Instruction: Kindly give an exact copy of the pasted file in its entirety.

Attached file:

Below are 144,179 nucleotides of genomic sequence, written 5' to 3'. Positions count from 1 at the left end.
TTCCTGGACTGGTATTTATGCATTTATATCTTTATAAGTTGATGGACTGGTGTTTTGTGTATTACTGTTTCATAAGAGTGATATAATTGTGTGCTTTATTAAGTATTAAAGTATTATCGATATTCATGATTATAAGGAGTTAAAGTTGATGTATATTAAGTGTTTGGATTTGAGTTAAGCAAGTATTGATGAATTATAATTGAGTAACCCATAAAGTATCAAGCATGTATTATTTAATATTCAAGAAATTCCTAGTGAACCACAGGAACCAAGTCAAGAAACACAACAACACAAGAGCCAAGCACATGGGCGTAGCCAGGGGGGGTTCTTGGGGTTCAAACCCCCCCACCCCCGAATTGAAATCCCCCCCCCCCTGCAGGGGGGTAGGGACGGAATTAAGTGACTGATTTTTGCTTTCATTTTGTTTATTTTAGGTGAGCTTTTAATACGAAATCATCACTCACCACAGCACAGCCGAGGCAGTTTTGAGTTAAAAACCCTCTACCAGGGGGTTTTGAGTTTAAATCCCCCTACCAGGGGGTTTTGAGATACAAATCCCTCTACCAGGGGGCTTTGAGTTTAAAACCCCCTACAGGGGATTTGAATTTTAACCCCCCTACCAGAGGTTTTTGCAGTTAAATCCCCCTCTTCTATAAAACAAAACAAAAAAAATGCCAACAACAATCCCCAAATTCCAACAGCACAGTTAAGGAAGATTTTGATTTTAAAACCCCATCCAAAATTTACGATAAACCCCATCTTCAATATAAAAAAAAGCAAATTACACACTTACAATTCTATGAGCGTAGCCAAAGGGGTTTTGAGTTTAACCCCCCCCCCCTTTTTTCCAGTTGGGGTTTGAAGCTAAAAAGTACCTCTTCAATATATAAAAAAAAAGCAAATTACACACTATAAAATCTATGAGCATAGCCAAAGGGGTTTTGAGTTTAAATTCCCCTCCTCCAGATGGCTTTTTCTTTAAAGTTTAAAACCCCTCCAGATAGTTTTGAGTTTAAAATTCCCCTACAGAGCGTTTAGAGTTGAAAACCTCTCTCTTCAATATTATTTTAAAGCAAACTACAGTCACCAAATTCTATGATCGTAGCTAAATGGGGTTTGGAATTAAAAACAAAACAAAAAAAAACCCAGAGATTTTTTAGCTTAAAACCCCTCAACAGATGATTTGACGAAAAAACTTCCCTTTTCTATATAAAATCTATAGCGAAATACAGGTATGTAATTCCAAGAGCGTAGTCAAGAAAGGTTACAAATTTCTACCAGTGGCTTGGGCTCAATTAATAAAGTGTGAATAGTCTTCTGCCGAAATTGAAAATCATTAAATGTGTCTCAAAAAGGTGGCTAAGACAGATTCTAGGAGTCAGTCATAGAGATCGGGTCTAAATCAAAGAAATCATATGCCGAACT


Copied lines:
Below are 144,179 nucleotides of genomic sequence, written 5' to 3'. Positions count from 1 at the left end.
TTCCTGGACTGGTATTTATGCATTTATATCTTTATAAGTTGATGGACTGGTGTTTTGTGTATTACTGTTTCATAAGAGTGATATAATTGTGTGCTTTATTAAGTATTAAAGTATTATCGATATTCATGATTATAAGGAGTTAAAGTTGATGTATATTAAGTGTTTGGATTTGAGTTAAGCAAGTATTGATGAATTATAATTGAGTAACCCATAAAGTATCAAGCATGTATTATTTAATATTCAAGAAATTCCTAGTGAACCACAGGAACCAAGTCAAGAAACACAACAACACAAGAGCCAAGCACATGGGCGTAGCCAGGGGGGGTTCTTGGGGTTCAAACCCCCCCACCCCCGAATTGAAATCCCCCCCCCCCTGCAGGGGGGTAGGGACGGAATTAAGTGACTGATTTTTGCTTTCATTTTGTTTATTTTAGGTGAGCTTTTAATACGAAATCATCACTCACCACAGCACAGCCGAGGCAGTTTTGAGTTAAAAACCCTCTACCAGGGGGTTTTGAGTTTAAATCCCCCTACCAGGGGGTTTTGAGATACAAATCCCTCTACCAGGGGGCTTTGAGTTTAAAACCCCCTACAGGGGATTTGAATTTTAACCCCCCTACCAGAGGTTTTTGCAGTTAAATCCCCCTCTTCTATAAAACAAAACAAAAAAAATGCCAACAACAATCCCCAAATTCCAACAGCACAGTTAAGGAAGATTTTGATTTTAAAACCCCATCCAAAATTTACGATAAACCCCATCTTCAATATAAAAAAAAGCAAATTACACACTTACAATTCTATGAGCGTAGCCAAAGGGGTTTTGAGTTTAACCCCCCCCCCCTTTTTTCCAGTTGGGGTTTGAAGCTAAAAAGTACCTCTTCAATATATAAAAAAAAAGCAAATTACACACTATAAAATCTATGAGCATAGCCAAAGGGGTTTTGAGTTTAAATTCCCCTCCTCCAGATGGCTTTTTCTTTAAAGTTTAAAACCCCTCCAGATAGTTTTGAGTTTAAAATTCCCCTACAGAGCGTTTAGAGTTGAAAACCTCTCTCTTCAATATTATTTTAAAGCAAACTACAGTCACCAAATTCTATGATCGTAGCTAAATGGGGTTTGGAATTAAAAACAAAACAAAAAAAAACCCAGAGATTTTTTAGCTTAAAACCCCTCAACAGATGATTTGACGAAAAAACTTCCCTTTTCTATATAAAATCTATAGCGAAATACAGGTATGTAATTCCAAGAGCGTAGTCAAGAAAGGTTACAAATTTCTACCAGTGGCTTGGGCTCAATTAATAAAGTGTGAATAGTCTTCTGCCGAAATTGAAAATCATTAAATGTGTCTCAAAAAGGTGGCTAAGACAGATTCTAGGAGTCAGTCATAGAGATCGGGTCTAAATCAAAGAAATCATATGCCGAACT